• Psychological factors such as depression, panic attacks, dementia and seasonal affect disorder shunt melatonin production
  • Poor diet, caffeine and alcohol have been shown to impair melatonin production
  • Nutrient deficiencies, specifically magnesium and B vitamins reduce melatonin levels
  • Prescription drugs including beta blockers, hypertension and heart medications, benzos, anti-psychotic medications, anti-anxiety drugs, and even short-term use of OTC drugs including aspirin, ibuprofen, Tylenol, pain relievers, NSAIDs
  • Another indirect factor for reduced melatonin many people fail to recognize is pesticide and glyphosate exposure, and other toxic chemicals we’re exposed to (knowingly and unknowingly).  Chemical toxins accumulate overtime, stimulating cortisol and raising cellular inflammation, which increase glutamate resulting in a decrease of both melatonin and serotonin.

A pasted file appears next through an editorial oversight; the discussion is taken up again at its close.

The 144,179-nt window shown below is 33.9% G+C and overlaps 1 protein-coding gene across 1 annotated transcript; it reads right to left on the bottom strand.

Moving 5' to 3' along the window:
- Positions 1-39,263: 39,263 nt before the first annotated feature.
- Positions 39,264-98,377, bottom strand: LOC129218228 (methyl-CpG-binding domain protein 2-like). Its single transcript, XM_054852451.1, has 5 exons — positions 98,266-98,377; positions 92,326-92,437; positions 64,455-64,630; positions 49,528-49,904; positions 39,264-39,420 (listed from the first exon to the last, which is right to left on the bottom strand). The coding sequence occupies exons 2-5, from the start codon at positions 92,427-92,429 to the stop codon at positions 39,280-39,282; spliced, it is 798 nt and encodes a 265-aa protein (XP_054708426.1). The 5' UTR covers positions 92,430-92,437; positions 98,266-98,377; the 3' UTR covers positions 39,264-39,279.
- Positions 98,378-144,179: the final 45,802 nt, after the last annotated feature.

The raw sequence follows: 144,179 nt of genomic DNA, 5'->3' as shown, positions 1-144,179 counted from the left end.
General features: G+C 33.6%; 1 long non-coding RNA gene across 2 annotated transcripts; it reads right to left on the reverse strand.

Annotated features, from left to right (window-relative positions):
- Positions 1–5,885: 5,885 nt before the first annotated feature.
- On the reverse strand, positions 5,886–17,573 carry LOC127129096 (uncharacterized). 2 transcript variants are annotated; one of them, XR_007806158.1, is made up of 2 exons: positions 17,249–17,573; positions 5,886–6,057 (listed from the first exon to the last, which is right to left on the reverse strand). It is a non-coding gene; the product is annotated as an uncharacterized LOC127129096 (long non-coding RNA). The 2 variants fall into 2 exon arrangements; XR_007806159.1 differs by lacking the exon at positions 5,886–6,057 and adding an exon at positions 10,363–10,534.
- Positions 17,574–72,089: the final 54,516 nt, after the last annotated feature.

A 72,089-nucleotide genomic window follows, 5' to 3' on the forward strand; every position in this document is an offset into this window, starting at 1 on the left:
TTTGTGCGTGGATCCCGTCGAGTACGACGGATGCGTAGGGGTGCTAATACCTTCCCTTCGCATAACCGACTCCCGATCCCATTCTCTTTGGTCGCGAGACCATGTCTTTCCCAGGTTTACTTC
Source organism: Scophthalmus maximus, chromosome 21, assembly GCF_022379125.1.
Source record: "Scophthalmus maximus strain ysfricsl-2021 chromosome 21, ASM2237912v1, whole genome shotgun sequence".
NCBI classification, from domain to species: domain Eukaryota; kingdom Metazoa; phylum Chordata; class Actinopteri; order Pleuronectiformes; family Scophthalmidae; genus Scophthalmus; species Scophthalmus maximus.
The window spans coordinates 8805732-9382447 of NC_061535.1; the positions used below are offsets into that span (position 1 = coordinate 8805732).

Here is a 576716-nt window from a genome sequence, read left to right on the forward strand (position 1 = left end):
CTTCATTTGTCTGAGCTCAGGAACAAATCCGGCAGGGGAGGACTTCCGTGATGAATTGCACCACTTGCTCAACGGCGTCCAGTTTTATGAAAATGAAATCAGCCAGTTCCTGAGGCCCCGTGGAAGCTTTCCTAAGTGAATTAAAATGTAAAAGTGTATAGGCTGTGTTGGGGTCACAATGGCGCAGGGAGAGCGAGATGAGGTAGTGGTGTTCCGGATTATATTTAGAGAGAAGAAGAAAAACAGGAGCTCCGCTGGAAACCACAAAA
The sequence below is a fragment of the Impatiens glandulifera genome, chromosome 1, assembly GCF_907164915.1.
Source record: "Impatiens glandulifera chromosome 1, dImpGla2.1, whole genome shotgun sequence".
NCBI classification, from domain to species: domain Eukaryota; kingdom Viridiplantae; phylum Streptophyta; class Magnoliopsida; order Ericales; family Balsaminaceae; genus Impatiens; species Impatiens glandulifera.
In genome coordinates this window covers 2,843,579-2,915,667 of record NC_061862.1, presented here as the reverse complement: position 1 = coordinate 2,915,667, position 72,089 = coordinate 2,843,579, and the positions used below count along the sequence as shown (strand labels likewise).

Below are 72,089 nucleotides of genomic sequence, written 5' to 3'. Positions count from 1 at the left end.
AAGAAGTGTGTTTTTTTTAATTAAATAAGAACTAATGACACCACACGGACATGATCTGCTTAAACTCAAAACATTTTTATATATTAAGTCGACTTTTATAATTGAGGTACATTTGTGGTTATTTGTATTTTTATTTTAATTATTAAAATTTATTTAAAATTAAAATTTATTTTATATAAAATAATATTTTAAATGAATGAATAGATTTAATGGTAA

Impaired detoxification. The brain has its own internal detoxing system called the glymphatic system that turns on when we’re asleep and clears away toxins and waste products that could be responsible for neurological disorders and brain diseases like Alzheimer’s. The glymphatic system is 10 times more active during sleep compared to when you’re awake.

How to Increase Melatonin Naturally

Like other hormones, levels decline as we age even if we’re doing all the right things.

Here’s how to increase your production of melatonin naturally

  • Dim the lights earlier in the evening after sundown. I love Himalayan salt lamps (actually have mine on all day and night until bed)
  • Go to bed no later than 10pm and sleep in a room that is pitch dark